Not sure what your sister has to do with this?
Because she is the one at the table, not Jung, not a cultural anthropologist dissecting old stories. A woman who would find this story farcical at best.

You again seem to be missing the point. You asked, "why should we not keep every trope and story DnD has ever told" (summarizing innaccurately, I know) and my response was to point out that some of those tropes and stories are just bad and hold no value beyond historical or scholarly value.

And historical and scholarly value is not what we are at the table to play.

We can't erase the history, or remove these stories from every library on the planet, all we are talking about is not writing them down in the books released for the game. You could still go to your local library, get a copy of Sleeping Beauty, and put it in your game as an adventure, but why should the game present it to you as a possible trope?



I get your point. We seemingly enjoy different things in a RPG book, maybe along fluff/crunch lines. But there's another aspect that I want to highlight: discussing the history provides context to understand how orcs have been depicted in a variety of ways and can be customized to your game.

As for the second paragraph, this highlights the differences expressed in this thread and drawing a connection between orcs and racism. I can't speak for everyone, but I think the vast majority of those arguing for the inclusion of "traditional orcs" don't agree with that interpretation and want an option for such orcs. The Big Tent honors both sides (if we must use sides). It says: "here are a variety of orcs; orcs are like people, they can be good or bad and everything in-between. We'll give you some options for a bit of each, so you can decide how they are in your world."
Sure discussing the history is great. But I'd rather it be in a history book than my rulebook.

And, since I am proposing we make orcs people, that they could be good or bad or anything in-between, I'm curious why you think the side who is proposing we change nothing because it is fine would accept that.

I mean, we didn't need examples or options for evil human organizations, did we? We've had evil dwarven groups before and we didn't need examples to explain how and why dwarves can be evil.

I think the very fact you feel that we need to explain that orcs are people, and give examples of good and bad orcs, shows the problem in stark relief. Because we've never needed to do that for any of the "civilized races".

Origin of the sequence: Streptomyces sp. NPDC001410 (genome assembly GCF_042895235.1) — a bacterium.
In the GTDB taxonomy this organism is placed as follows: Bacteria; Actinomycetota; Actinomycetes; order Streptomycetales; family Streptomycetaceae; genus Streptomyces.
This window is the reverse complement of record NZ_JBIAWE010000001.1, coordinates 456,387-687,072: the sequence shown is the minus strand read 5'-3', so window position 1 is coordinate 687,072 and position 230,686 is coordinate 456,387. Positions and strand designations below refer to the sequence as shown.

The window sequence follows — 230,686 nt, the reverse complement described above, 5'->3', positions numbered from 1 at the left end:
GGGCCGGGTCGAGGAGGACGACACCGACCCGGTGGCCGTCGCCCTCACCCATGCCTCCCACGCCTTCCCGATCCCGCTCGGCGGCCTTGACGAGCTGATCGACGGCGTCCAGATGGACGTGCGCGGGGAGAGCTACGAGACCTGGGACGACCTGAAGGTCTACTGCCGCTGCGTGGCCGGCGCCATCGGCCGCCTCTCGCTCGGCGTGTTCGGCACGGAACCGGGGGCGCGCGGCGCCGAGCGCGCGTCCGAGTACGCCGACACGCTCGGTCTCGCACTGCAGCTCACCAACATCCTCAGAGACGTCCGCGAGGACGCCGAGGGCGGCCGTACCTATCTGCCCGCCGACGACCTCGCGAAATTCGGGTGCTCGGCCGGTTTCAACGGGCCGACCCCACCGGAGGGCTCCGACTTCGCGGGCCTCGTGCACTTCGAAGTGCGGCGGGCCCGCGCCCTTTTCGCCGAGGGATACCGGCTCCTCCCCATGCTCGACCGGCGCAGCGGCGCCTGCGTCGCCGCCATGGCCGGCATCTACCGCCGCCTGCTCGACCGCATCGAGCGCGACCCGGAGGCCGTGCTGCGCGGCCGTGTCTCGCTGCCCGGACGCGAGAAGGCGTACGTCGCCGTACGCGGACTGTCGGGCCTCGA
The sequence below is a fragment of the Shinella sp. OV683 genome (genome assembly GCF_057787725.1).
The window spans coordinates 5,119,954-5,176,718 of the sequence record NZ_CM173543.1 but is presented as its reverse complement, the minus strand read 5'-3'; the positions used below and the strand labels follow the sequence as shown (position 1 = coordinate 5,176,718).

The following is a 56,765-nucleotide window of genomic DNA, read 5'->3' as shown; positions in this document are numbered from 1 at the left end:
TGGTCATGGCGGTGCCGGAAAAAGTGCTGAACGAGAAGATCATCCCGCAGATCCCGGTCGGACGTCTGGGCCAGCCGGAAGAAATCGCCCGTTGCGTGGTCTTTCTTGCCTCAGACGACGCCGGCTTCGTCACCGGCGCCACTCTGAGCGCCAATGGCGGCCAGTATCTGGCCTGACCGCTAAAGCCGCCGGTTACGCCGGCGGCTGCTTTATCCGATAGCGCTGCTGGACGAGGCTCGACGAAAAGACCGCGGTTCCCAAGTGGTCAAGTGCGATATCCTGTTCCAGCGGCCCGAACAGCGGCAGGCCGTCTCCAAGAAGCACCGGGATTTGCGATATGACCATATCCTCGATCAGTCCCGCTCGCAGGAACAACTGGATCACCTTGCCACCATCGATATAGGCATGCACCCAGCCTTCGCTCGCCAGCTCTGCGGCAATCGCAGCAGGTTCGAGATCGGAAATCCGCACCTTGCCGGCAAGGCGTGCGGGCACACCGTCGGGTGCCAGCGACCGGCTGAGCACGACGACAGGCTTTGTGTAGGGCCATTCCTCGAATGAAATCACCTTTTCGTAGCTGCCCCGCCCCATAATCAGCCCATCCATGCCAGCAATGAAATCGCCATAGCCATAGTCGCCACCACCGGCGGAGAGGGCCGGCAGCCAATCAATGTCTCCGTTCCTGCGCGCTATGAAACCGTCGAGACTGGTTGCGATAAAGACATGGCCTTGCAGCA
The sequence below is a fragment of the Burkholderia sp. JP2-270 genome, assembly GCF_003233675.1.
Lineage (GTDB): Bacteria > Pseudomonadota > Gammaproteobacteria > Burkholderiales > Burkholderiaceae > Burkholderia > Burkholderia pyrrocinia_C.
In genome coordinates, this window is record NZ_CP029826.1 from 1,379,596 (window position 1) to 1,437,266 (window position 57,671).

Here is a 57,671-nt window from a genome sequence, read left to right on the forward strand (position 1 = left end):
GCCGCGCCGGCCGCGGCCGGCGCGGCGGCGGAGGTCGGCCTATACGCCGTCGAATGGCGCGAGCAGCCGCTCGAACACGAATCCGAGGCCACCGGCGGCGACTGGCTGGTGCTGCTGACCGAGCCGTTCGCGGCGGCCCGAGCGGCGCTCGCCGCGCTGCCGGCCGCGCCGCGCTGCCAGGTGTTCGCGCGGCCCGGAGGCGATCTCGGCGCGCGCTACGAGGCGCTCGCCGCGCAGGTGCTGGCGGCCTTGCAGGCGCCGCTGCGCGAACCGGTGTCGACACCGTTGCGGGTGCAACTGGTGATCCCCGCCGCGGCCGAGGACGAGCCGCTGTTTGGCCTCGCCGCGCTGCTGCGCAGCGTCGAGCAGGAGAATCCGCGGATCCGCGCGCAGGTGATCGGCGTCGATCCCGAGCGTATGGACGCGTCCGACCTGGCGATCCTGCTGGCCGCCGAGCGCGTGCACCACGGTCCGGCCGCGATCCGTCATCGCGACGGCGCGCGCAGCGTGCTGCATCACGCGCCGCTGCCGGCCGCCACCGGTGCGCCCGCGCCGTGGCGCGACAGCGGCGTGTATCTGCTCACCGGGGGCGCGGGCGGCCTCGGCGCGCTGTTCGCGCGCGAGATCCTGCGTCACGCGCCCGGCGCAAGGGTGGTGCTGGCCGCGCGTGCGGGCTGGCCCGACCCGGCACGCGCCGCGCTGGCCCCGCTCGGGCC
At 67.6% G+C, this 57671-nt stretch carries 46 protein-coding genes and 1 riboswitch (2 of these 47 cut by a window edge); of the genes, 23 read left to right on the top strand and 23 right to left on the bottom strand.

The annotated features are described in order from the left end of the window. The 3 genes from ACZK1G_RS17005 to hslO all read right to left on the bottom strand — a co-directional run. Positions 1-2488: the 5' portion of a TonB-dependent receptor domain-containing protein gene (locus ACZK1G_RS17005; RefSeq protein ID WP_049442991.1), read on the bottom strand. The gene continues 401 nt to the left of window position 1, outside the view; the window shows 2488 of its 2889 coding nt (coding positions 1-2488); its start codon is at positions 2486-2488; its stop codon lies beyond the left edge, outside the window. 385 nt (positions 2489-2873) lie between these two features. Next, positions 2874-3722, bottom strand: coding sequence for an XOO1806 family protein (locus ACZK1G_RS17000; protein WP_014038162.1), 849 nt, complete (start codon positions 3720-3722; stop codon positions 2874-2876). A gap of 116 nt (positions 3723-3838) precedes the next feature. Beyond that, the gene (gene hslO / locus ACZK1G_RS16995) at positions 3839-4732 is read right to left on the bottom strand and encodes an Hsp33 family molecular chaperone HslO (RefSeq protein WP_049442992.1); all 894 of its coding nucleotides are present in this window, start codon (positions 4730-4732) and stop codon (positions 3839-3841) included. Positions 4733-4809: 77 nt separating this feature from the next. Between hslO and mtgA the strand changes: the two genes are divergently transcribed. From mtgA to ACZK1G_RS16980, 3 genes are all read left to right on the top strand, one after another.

I don't know how I can be much clearer. I think some of the wording and imagery around orcs (and a few other humanoids) can and should be changed. Period. On the other hand, I think having the option of some black and white, good and evil is important to the game. Also give people the option of everything being morally gray and mushy like the real world or options for in between.

I think certain monsters being evil for supernatural or mythical reasons is better than limiting certain creatures are evil based on a specific culture and religion. If you do the latter it starts sounding a lot like "those [insert religion] from [insert region] are all evil, radical terrorists". Again, if that's what you want it should be an option, I just don't think it should be the only option.

Somebody mentioned Eberron's orcs as an example of a "good" depiction. I looked at it and thought "Just like that stereotype of Latinos. Passionate, dedicated to family and church but not very industrious (e.g. lazy)." Most races in D&D end up starting out with a caricature of some aspect of real world people because we can only describe non human creatures from our frame of reference.

But I also have a bad habit of trying to respond to people who address me or ask questions which means the wheels on the bus go round and round pretty much forever. Have a good one.

Do you have evil organizations of humans in your game? Anywhere? Thieve's Guild, Death Cult, Iron Legions of a Tyranical King, any of it?

If you do, how is making orcs people wit moral complexity going to prevent you from having evil orcs? It didn't prevent you from having evil humans.

And, since the game has half-orcs, the game has to acknowldge orcs as people. Otherwise, the themes of sexual violence are far too strong and problematic, especially with the language around orcs being problematic as is.

I get you want your mindless, black and white morality, just kill them all games. I want those too. Since I've done it with humans, I see no reason I can't do it with orcs.


Huh. Almost like how I think people read things into the majority of the descriptions of orcs in the MM that I don't see. Also similar to how I've never had a black player complain about the depiction of orcs. :unsure:

But if you care (I'm sure it's not going to make a difference) I grabbed a copy of Baker's thoughts on orcs and highlighted some things.